They also kept detailed “incident reports” of unusual activity. It was a bonanza if an ambulance was summoned; photographs were quickly posted If an ambulance was summoned, Gietzen’s group quickly posted photographs as evidence of another “botched” problematic abortion.

Is bonanza perhaps too flippant a word in this context? Also, you’re clearly distancing yourself from Gietzen’s jargon throughout this passage, and that’s fine, but do you mean to suggest that no abortion has complications?

Jacki G., 29, went to Dr. Tiller for an abortion in 1996 after she was raped. She can still remember her trepidation when she and her mother pulled up to the clinic a few weeks into her pregnancy.

In [her?] middle school in Wichita, she said, children chanted “Tiller, Tiller, the baby killer.”

This is so vague that it’s confusing. Is she suggesting that middle-school students throughout Wichita chanted this? Did she say how large a group did this chanting? Was it widespread, perhaps even occurring during pep rallies? Might this seemingly perfect detail be worth verifying?

She recalled the gory Truth Trucks driving around town and the 1991 “Summer of Mercy” protests, when hundreds were arrested for blockading Dr. Tiller’s clinic.

You’ve already described the Truth Trucks, with scare quotes on first reference, in ample detail to establish their goriness. This places too fine a point on it.

[Tiller's staff] worked under intense pressure, caring for women in distress while constantly confronting protesters eager to pounce on their every mistake watching for mistakes or negligence. Abortion protesters sent pregnant women into the clinic “under cover,” undercover, hoping to catch the staff violating Kansas abortion regulations.

Scare quotes are gratuitous here. Presumably the pregnant women entering the clinic undercover had minds and wills of their own. Journalists have conducted undercover investigations of abortion clinics for years. Is such activity beyond the pale for anti-abortion activists?

As Wichita’s three other abortion clinics closed under the pressure of protesters, Dr. Tiller cultivated a sense of mission. Throughout the clinic he hung hundreds of framed thank-you letters from patients. He posted a list of “Tillerisms” — his favorite axioms, including, “The only requirement for evil to triumph is for good people to do nothing.”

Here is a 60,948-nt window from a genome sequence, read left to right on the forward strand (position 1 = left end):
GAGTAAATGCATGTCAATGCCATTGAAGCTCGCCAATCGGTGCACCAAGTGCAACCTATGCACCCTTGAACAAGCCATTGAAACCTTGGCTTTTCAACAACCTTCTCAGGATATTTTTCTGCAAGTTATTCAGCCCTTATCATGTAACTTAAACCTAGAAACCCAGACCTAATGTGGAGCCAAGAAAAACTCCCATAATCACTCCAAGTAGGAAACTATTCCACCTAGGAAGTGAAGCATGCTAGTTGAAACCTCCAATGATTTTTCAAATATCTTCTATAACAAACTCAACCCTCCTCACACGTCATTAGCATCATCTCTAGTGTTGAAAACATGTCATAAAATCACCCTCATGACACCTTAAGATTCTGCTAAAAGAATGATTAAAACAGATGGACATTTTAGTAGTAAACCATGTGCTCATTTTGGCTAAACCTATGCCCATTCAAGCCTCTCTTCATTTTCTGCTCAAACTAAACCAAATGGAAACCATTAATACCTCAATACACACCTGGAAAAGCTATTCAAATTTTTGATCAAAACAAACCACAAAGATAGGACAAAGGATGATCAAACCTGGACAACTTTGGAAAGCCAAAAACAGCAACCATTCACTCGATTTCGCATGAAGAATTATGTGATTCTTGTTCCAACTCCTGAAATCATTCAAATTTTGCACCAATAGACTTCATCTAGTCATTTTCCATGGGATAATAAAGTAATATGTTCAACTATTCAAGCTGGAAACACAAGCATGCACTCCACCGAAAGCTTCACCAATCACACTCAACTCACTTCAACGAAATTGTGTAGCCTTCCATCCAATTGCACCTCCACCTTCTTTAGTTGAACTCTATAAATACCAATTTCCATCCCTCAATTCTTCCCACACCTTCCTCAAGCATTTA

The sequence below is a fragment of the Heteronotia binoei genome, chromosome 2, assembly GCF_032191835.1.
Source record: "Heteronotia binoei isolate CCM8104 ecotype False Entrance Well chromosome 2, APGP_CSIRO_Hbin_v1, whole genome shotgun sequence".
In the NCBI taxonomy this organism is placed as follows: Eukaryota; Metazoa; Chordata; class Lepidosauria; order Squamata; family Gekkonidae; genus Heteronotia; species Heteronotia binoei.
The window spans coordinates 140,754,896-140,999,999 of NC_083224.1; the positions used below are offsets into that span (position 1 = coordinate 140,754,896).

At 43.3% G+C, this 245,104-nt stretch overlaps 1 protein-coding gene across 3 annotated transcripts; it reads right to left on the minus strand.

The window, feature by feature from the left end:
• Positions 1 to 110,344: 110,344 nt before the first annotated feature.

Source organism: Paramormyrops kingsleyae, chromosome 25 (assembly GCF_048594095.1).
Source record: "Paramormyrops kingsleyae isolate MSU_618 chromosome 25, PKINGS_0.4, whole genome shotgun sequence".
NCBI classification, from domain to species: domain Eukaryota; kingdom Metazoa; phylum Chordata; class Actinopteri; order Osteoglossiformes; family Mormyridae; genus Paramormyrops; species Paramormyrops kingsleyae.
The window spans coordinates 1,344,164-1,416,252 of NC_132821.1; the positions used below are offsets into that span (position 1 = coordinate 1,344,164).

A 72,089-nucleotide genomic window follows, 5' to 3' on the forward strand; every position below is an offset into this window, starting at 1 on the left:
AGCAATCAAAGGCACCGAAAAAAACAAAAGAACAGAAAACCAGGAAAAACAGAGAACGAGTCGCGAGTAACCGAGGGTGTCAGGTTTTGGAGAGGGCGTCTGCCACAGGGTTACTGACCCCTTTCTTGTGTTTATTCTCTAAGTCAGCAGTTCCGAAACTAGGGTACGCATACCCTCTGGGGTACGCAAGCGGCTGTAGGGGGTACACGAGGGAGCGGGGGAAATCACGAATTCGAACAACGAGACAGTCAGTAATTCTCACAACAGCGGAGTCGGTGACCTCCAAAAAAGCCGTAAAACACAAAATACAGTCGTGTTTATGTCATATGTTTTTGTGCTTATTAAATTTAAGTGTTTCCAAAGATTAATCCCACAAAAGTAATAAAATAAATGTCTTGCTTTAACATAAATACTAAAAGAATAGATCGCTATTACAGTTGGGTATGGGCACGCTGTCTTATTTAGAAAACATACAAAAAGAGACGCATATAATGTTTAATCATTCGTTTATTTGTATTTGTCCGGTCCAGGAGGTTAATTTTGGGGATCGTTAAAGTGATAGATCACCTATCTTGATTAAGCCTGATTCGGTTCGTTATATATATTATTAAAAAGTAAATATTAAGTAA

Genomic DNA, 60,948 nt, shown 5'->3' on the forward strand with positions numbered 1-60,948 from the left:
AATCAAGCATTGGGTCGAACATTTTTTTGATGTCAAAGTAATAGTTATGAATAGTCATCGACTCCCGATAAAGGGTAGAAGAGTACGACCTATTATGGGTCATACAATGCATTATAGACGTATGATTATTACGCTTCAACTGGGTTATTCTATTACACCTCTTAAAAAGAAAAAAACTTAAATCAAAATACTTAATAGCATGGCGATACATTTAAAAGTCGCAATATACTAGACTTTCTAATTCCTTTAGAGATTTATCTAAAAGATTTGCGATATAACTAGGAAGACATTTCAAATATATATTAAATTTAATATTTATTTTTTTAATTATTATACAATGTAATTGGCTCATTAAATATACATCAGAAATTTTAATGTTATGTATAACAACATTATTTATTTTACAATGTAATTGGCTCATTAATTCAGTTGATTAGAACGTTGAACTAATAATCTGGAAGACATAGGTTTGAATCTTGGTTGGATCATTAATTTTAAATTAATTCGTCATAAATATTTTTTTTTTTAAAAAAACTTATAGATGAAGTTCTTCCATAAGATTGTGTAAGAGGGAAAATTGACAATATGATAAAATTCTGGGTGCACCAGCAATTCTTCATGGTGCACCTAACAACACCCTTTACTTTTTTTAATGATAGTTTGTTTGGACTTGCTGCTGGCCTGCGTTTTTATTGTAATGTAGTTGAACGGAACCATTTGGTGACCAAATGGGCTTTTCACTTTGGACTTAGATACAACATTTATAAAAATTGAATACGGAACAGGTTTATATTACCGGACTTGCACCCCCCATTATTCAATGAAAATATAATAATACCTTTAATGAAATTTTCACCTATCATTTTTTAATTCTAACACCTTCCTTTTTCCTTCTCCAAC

Attribute this axiom to Edmund Burke. The word Tillerisms implies that Tiller coined it.

Since 1998, interviews and state statistics show, his clinic performed about 4,800 late-term abortions, at least 22 weeks into gestation, around the earliest point at which a fetus can survive outside the womb. At 22 weeks, the average fetus is 11 inches long, weighs a pound and is starting to respond to noise.

About 2,000 of these abortions involved fetuses that could not have survived outside the womb, either because they had catastrophic genetic defects or they were simply too small.

But the other 2,800 abortions involved viable fetuses. Some had serious but survivable abnormalities, like Down syndrome. Many were perfectly healthy.

Good work on providing context for these 4,800 late-term abortions. Would it be helpful to provide statistics on how many abortions the clinic performed because of Down syndrome? The abortion rate in Down’s cases is staggeringly high, according to this study.

According to [Dr. Paul McHugh, a professor of psychiatry at Johns Hopkins], the files he saw contained diagnoses like adjustment disorder, anxiety and depression that to his eyes were not “substantial and irreversible.” He also claimed concluded that some women offered “trivial” trivial reasons for wanting an abortion, like a desire to play sports. “I can only tell you,” he said in his taped interview, “that from these records, anybody could have gotten an abortion if they wanted one.”

Quoting a full sentence from his report would do away with the scare quotes and place the remark in a fuller context. Otherwise, there is no reason to telegraph disagreement with McHugh.

Yet Dr. McHugh’s description of the files left out crucial bits of context. He failed to mention, for example, that one patient was a 10-year-old girl, 28 weeks pregnant, who had been raped by an adult relative. Asked about this omission by The New York Times, Dr. McHugh said that while the girl’s case was “terrible,” it did not change his assessment: “She did not have something irreversible that abortion could correct.” (Dr. Tiller’s lawyers, who have called Dr. McHugh’s description of the patient files “deeply misleading,” declined to discuss their contents.)

If McHugh does not mention this child, what makes her case a crucial detail? Does her tragic case explain all 4,800 late-term abortions? Does McHugh suggest that this child sought an abortion for trivial reasons? Does he write that Tiller routinely performed abortions on minors who were not raped? What other crucial bits of context, if any, did McHugh omit? What would be a thorough and accurate depiction of Tiller’s abortion clinic?

Checking in with Judas

TakingOfChrist.jpgThe New Yorker‘s Joan Acocella writes elegantly. Her recent article on Michael Jackson as a dancer was one of the finest non-mawkish reflections that followed Jackson’s sudden death early this month.